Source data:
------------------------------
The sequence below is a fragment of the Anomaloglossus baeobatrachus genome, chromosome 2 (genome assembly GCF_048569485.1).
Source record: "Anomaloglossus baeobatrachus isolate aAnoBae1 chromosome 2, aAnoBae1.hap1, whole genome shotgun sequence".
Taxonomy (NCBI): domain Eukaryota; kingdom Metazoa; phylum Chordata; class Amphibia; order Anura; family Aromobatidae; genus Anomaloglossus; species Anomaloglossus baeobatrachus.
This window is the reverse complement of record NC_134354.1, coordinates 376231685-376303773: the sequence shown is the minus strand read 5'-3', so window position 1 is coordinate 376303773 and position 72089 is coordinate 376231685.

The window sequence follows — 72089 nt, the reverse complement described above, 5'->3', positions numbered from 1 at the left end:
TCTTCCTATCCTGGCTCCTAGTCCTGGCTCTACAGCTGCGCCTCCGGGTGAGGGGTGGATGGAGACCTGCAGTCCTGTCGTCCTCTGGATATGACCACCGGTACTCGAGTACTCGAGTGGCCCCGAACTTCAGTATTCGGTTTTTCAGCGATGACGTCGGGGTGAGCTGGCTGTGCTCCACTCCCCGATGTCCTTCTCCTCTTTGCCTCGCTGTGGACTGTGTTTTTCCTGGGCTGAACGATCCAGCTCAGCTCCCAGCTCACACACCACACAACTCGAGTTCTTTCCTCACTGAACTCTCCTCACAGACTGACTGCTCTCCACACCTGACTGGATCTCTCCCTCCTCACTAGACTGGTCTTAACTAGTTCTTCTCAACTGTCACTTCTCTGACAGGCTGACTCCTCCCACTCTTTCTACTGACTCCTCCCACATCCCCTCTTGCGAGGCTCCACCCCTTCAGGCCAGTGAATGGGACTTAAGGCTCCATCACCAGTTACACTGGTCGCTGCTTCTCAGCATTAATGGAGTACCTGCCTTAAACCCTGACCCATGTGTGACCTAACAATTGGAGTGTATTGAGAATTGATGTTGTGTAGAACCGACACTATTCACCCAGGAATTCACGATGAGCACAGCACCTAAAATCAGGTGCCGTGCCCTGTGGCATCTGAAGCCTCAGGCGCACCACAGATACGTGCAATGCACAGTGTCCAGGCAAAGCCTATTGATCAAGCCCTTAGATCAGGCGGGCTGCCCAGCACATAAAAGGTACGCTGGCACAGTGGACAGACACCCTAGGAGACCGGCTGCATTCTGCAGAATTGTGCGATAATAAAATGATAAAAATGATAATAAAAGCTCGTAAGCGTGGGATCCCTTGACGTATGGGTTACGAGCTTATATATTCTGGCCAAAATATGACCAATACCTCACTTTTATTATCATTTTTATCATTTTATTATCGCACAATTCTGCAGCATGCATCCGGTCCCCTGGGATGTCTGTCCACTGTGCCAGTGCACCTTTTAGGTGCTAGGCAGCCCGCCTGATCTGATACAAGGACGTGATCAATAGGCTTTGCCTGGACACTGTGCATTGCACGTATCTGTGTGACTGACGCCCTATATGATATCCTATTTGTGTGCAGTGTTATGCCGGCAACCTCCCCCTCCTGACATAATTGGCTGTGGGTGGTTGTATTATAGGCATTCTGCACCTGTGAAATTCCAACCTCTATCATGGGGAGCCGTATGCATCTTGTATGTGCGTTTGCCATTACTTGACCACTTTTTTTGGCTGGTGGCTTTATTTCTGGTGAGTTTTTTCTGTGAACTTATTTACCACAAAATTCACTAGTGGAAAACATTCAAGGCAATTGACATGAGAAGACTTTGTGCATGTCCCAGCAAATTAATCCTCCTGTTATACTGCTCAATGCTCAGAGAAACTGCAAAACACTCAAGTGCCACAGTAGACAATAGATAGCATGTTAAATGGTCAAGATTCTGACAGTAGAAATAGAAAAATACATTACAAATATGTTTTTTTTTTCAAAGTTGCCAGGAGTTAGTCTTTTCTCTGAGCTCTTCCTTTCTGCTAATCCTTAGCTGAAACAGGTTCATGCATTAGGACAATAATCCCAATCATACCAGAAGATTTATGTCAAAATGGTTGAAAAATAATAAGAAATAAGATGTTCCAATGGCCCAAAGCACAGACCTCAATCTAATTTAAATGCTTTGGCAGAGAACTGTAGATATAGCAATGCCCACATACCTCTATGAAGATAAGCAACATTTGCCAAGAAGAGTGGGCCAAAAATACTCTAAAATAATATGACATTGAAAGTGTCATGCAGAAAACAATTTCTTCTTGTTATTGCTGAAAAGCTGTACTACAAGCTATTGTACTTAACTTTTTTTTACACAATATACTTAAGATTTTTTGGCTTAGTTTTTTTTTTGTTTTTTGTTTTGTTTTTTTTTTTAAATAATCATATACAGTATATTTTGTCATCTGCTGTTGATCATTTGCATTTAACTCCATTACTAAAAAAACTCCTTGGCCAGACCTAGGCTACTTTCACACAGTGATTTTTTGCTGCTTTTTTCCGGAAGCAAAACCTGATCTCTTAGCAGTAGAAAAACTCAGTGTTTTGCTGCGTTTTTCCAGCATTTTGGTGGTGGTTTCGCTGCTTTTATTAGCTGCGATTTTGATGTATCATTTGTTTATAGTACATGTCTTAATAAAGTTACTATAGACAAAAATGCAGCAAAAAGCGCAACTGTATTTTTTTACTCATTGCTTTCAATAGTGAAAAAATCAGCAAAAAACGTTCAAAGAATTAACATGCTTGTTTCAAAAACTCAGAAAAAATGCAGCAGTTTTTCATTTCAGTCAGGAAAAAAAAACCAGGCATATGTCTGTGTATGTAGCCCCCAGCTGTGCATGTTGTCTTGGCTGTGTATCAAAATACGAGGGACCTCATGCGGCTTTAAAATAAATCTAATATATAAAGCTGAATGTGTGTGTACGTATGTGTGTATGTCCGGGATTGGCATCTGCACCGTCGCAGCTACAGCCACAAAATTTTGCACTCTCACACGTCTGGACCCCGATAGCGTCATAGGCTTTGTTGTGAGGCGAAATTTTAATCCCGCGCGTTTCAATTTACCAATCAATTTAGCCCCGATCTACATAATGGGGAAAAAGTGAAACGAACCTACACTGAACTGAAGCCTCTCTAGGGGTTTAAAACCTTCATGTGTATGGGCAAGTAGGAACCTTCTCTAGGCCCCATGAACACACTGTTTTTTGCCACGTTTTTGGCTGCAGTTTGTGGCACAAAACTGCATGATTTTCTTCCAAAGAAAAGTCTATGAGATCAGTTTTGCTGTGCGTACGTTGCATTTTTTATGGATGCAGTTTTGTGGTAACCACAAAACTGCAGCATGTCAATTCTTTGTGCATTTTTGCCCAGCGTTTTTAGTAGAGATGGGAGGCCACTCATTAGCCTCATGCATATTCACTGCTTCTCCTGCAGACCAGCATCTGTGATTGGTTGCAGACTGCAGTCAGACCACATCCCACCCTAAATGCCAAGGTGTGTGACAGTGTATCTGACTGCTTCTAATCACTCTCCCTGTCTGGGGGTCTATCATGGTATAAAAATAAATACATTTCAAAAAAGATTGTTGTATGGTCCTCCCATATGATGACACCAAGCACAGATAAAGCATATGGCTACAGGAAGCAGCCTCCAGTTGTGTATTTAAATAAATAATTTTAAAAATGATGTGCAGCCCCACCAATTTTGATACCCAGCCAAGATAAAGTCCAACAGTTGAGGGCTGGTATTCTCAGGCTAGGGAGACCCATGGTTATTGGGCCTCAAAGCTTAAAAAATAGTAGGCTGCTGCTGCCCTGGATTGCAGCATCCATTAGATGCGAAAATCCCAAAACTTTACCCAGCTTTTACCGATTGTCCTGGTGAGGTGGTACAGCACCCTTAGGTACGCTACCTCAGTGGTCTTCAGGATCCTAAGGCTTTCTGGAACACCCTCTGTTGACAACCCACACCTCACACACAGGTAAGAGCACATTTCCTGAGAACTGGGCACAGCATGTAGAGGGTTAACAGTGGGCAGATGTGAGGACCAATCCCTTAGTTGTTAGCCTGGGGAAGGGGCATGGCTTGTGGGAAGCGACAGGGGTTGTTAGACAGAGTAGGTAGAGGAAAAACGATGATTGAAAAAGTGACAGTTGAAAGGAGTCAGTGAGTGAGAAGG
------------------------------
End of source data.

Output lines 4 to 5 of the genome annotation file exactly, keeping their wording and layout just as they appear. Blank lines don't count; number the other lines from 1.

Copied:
This window is the reverse complement of record NC_134354.1, coordinates 376231685-376303773: the sequence shown is the minus strand read 5'-3', so window position 1 is coordinate 376303773 and position 72089 is coordinate 376231685.

The window sequence follows — 72089 nt, the reverse complement described above, 5'->3', positions numbered from 1 at the left end: